The Denmark I've described in the previous few blog entries seems to be a model of conformity, where everyone obeys the laws so that all can be safe, affluent, and comfortable. And yet, Denmark also hosts Europe's most inspirational and thriving nonconformist hippie commune. Perhaps being content and conformist is easier for a society when its nonconformist segment — rebelling at all that buttoned-down conformity — has a refuge.
In 1971, the original 700 Christianians established squatters' rights in an abandoned military barracks just a 10-minute walk from the Danish parliament building. A generation later, this “free city” still stands — an ultra-human communal mishmash of idealists, hippies, potheads, non-materialists, and happy children (600 adults, 200 kids, 200 cats, 200 dogs, 17 horses, and a couple of parrots). Seeing seniors with gray ponytails woodworking, tending their gardens, and serving as guardians of the community's ideals, I'm reminded that 180 of the original gang that took over the barracks four decades ago still call Christiania home. The Christianians are fighting a rising tide of materialism and conformity. They want to raise their children not to be cogs, but free spirits.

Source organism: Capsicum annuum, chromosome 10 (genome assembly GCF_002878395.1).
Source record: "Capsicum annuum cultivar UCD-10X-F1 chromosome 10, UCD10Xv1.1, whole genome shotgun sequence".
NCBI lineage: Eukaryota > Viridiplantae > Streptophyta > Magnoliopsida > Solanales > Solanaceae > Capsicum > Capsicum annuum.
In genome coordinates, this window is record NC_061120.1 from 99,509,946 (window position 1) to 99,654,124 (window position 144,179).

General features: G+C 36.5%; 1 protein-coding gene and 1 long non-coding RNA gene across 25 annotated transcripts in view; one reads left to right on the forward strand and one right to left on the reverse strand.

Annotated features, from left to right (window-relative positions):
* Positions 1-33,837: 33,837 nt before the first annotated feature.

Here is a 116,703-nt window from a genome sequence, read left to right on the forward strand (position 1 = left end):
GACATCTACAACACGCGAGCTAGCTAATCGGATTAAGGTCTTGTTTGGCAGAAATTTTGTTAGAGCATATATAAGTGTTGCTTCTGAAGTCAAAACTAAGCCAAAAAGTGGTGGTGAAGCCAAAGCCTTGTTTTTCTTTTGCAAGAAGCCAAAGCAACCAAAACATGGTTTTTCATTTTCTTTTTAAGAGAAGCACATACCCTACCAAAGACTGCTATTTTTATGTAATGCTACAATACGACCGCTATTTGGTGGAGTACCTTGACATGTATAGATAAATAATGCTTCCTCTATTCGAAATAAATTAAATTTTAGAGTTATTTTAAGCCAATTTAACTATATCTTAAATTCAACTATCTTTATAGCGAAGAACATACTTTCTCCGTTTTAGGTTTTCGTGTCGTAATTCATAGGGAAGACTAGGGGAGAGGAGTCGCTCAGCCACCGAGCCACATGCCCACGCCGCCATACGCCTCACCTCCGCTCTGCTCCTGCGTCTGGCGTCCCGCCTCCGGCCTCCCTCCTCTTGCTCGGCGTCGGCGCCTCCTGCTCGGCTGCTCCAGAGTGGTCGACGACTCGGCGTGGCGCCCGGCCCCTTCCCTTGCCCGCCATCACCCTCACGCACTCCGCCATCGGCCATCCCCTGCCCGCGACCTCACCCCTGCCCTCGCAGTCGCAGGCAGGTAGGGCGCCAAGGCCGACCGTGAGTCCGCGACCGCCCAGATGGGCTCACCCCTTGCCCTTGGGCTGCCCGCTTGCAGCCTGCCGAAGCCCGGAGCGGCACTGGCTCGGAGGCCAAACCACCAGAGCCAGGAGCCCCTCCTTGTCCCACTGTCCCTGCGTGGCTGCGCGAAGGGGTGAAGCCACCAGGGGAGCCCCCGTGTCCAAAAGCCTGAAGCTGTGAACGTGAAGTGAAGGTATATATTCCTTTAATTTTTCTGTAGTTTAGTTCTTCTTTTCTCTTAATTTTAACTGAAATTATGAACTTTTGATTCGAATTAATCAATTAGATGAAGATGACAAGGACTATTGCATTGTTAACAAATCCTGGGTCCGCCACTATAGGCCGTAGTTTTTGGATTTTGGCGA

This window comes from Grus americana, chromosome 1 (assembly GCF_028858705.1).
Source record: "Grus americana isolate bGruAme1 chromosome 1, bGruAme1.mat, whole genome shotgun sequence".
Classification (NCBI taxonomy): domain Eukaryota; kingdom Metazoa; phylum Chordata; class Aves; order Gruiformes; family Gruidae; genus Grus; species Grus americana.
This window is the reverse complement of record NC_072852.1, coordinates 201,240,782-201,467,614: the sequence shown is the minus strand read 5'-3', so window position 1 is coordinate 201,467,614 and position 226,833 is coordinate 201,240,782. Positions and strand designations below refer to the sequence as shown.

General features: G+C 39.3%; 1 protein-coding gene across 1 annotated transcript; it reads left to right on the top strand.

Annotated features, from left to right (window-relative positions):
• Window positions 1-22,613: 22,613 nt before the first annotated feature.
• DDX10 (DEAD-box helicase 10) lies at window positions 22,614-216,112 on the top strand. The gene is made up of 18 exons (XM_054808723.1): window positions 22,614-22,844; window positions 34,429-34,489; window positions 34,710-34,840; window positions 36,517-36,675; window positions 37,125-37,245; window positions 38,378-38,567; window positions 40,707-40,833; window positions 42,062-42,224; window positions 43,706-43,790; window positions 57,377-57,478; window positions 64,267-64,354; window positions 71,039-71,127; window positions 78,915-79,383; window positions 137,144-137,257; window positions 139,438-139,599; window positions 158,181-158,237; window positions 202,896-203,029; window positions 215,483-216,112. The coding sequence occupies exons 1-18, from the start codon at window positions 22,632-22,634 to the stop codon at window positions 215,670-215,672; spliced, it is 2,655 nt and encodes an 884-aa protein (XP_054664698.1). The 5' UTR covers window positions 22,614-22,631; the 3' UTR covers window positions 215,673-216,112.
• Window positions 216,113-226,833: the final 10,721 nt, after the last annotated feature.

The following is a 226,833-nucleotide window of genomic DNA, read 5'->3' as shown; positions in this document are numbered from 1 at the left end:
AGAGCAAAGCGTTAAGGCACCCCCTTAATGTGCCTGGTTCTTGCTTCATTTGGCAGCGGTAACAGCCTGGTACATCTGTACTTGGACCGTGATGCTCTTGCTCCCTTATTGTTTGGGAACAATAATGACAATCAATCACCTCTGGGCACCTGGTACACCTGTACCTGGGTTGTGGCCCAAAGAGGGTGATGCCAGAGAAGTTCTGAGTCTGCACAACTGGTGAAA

Everyone knows utopias are utopian — they can't work. But Christiania, which has evolved with the challenges of making a utopia a viable reality, acts like it didn't get the message. It's broken into 14 administrative neighborhoods on land still owned by Denmark's Ministry of Defense. Locals build their homes but don't own the land; there's no buying or selling of property. When someone moves out, the community decides who will be invited in to replace that person. A third of the adult population works on the outside, a third works on the inside, and a third doesn't work much at all.
As I biked through the ramshackle community, it also occurred to me that, except for the bottled beer being sold, there was not a hint of any corporate entity in the entire "free city." There was no advertising and no big business. Everything was handmade. Nothing was packaged. People consumed as if how they spent their money shaped the environment in which they lived and raised their families. It's not such a far cry from their fellow Danes, who also see themselves as conscientious participants in society.
About This Entry
You are reading "Christiania: Copenhagen’s Embattled Hippie Commune", an entry posted on 27 November 2009 by Rick Steves.